May 07, 2012; Kansas City, MO, USA; Boston Red Sox left fielder Darnell McDonald (54) talks to fans during batting practice before the game against the Kansas City Royals at Kauffman Stadium. Mandatory Credit: Denny Medley-USA TODAY Sports
In his recent Twitter chat with fans, Detroit Tigers general manager Dave Dombrowski reiterated the fact that the team is still pursuing a right handed bat to platoon with Andy Dirks in left field. In the same chat he said the top priority for the team right now is “if we could find the correct right handed bat for the outfield.”
I’m not quite sure what “correct” is in this case, but I’ve assumed all along they were looking for a player who (1) is cheap, (2) could hit lefties at an above average clip regardless of his overall batting line, and (3) is at least average in the field. Some other things would be a bonus – like speed or the ability to play center field in a pinch – but I think Dombrowski understands that a platoon left fielder is going to be a deeply flawed player to begin with (otherwise he would be an expensive regular).
We’ve already named off a handful of players on these electronic pages, but we’ve come nowhere close to exhausting the entire list of possibilities. Another name to throw in the ring is the former member of the Baltimore Orioles, Minnesota Twins, Cincinnati Reds, Boston Red Sox, and New York Yankees, Darnell McDonald.
McDonald, who began the season in Boston, was designated for assignment twice last season. The Yankees claimed him off waivers in early July after the Red Sox DFA’d him to activate the injured Josh Beckett, but his tenure with the Yankees’ major league team lasted only four games. He was designated for assignment by New York later that same month and was assigned to their minor league system after clearing waivers. He was able to elect free agency after finishing the year in the minors.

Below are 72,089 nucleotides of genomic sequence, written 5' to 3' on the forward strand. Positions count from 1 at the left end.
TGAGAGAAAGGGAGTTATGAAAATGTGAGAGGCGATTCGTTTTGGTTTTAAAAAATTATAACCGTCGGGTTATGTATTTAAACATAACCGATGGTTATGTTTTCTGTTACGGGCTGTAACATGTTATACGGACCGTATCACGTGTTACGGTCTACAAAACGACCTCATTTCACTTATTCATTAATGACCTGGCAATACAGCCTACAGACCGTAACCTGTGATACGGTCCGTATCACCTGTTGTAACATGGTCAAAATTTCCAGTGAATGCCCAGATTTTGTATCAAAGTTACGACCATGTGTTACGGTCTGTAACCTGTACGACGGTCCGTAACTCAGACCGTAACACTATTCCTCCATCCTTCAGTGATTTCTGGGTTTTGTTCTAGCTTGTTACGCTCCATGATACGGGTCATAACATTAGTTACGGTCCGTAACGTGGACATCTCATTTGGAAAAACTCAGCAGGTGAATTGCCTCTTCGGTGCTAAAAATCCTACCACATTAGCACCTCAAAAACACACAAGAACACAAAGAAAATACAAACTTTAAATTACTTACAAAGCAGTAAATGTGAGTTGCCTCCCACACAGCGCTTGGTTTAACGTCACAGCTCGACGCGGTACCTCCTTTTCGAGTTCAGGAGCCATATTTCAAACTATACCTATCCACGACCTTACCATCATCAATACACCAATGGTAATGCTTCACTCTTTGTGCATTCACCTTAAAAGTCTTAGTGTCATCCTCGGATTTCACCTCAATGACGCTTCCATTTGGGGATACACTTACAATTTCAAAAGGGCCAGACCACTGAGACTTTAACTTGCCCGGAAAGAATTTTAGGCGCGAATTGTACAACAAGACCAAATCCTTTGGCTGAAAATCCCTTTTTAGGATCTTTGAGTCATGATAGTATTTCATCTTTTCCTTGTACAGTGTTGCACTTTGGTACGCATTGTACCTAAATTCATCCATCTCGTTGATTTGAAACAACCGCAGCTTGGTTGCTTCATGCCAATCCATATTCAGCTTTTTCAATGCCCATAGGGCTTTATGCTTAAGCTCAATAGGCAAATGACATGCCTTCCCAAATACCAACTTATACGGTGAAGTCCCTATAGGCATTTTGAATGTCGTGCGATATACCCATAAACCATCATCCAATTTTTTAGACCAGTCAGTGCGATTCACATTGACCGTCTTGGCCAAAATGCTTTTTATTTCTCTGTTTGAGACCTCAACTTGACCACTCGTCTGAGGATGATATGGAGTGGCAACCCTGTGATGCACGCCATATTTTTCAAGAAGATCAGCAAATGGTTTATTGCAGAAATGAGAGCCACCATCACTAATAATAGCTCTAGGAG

The fact that he has played in eight organizations (five major league clubs) and was designated for assignment twice just last season tells us that he’s not a terribly good player, but he is perhaps the kind of not-very-good player that could be leveraged to the Tigers’ advantage.
Advantage number one: McDonald would have been a first year arbitration eligible player – he’s not yet made more than $500,000 in a season – so he would be an incredibly cheap option. I’m sure he could be had for less than a million dollars. It doesn’t really hurt to bring in a guy like that – so long as you’re somewhat certain he can do the job – because it wouldn’t kill you if you had to cut him in the end. They’d only be paying him to be a bit less than a quarter-win player and he’s been worth three times that much in his 797 career plate appearances. A half-win per season player isn’t a very good player, but he might be a decent player for the money.
Advantage number two: McDonald can “play all three outfield positions”, but he’s not going to draw value as an everyday center fielder. He could play it on occasion – like Quintin Berry – but he’s going to be below average at the position. On the other hand, his speed and decent-enough arm would make him a plus corner outfielder. His (small sample) UZR and DRS history suggest he’d be something like +6 runs (per season) in the corners if he played full time.
Advantage number three: Darnell McDonald is nobody’s great hitter – his career slash line is only .246/.312/.394 (a .705 OPS) – but he has the right type of platoon split in his favor. When facing left-handed pitching in his career, that slash line has jumped to .274/.342/.436 (.778 OPS). That line still isn’t going to light the world on fire, but it’s good enough to represent an above-average 109 wRC+.
McDonald isn’t a very good player in that you wouldn’t want him to be an everyday guy, but if his role is to start in left field against left-handed starting pitchers, then he looks more like an above average hitter and an above average fielder.
He’s not the type of player to get very excited about, but his skills appear to line up with the Tigers’ needs. He could very well be the type of player then end up signing to fill the role.
Bonus fact: McDonald was used as a pitcher by the Boston Red Sox twice in his career (presumably in emergency mop-up duty) and has a career 22.50 ERA in 2.0 innings pitched.